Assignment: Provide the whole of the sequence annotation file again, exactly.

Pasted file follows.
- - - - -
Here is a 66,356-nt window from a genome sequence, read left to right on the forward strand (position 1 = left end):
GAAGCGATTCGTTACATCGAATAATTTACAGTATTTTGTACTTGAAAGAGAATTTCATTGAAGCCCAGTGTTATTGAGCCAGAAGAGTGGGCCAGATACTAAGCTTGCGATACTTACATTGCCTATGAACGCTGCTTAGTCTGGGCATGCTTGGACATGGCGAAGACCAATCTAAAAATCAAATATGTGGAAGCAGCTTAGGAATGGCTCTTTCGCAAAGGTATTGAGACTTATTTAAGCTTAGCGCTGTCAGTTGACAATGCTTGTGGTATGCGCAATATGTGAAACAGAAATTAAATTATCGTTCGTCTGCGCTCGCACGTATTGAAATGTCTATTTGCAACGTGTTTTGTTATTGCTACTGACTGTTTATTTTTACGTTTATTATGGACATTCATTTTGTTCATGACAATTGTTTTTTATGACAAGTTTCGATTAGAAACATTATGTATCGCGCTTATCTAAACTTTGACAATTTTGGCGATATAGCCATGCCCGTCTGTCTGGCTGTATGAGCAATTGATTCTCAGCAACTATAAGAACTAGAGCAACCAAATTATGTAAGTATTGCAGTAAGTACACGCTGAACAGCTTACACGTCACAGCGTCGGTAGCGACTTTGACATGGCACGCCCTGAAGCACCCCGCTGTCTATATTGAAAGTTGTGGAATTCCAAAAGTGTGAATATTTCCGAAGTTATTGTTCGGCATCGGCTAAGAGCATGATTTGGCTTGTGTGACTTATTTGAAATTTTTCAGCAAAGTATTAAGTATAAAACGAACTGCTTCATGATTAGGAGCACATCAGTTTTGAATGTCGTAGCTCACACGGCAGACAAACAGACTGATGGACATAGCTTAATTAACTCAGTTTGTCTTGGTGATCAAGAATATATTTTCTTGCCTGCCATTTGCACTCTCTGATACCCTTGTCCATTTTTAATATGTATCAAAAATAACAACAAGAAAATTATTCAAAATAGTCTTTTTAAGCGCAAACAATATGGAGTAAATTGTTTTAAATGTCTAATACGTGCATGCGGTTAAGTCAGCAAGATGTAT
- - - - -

Here is a 66,356-nt window from a genome sequence, read left to right on the forward strand (position 1 = left end):
GAAGCGATTCGTTACATCGAATAATTTACAGTATTTTGTACTTGAAAGAGAATTTCATTGAAGCCCAGTGTTATTGAGCCAGAAGAGTGGGCCAGATACTAAGCTTGCGATACTTACATTGCCTATGAACGCTGCTTAGTCTGGGCATGCTTGGACATGGCGAAGACCAATCTAAAAATCAAATATGTGGAAGCAGCTTAGGAATGGCTCTTTCGCAAAGGTATTGAGACTTATTTAAGCTTAGCGCTGTCAGTTGACAATGCTTGTGGTATGCGCAATATGTGAAACAGAAATTAAATTATCGTTCGTCTGCGCTCGCACGTATTGAAATGTCTATTTGCAACGTGTTTTGTTATTGCTACTGACTGTTTATTTTTACGTTTATTATGGACATTCATTTTGTTCATGACAATTGTTTTTTATGACAAGTTTCGATTAGAAACATTATGTATCGCGCTTATCTAAACTTTGACAATTTTGGCGATATAGCCATGCCCGTCTGTCTGGCTGTATGAGCAATTGATTCTCAGCAACTATAAGAACTAGAGCAACCAAATTATGTAAGTATTGCAGTAAGTACACGCTGAACAGCTTACACGTCACAGCGTCGGTAGCGACTTTGACATGGCACGCCCTGAAGCACCCCGCTGTCTATATTGAAAGTTGTGGAATTCCAAAAGTGTGAATATTTCCGAAGTTATTGTTCGGCATCGGCTAAGAGCATGATTTGGCTTGTGTGACTTATTTGAAATTTTTCAGCAAAGTATTAAGTATAAAACGAACTGCTTCATGATTAGGAGCACATCAGTTTTGAATGTCGTAGCTCACACGGCAGACAAACAGACTGATGGACATAGCTTAATTAACTCAGTTTGTCTTGGTGATCAAGAATATATTTTCTTGCCTGCCATTTGCACTCTCTGATACCCTTGTCCATTTTTAATATGTATCAAAAATAACAACAAGAAAATTATTCAAAATAGTCTTTTTAAGCGCAAACAATATGGAGTAAATTGTTTTAAATGTCTAATACGTGCATGCGGTTAAGTCAGCAAGATGTAT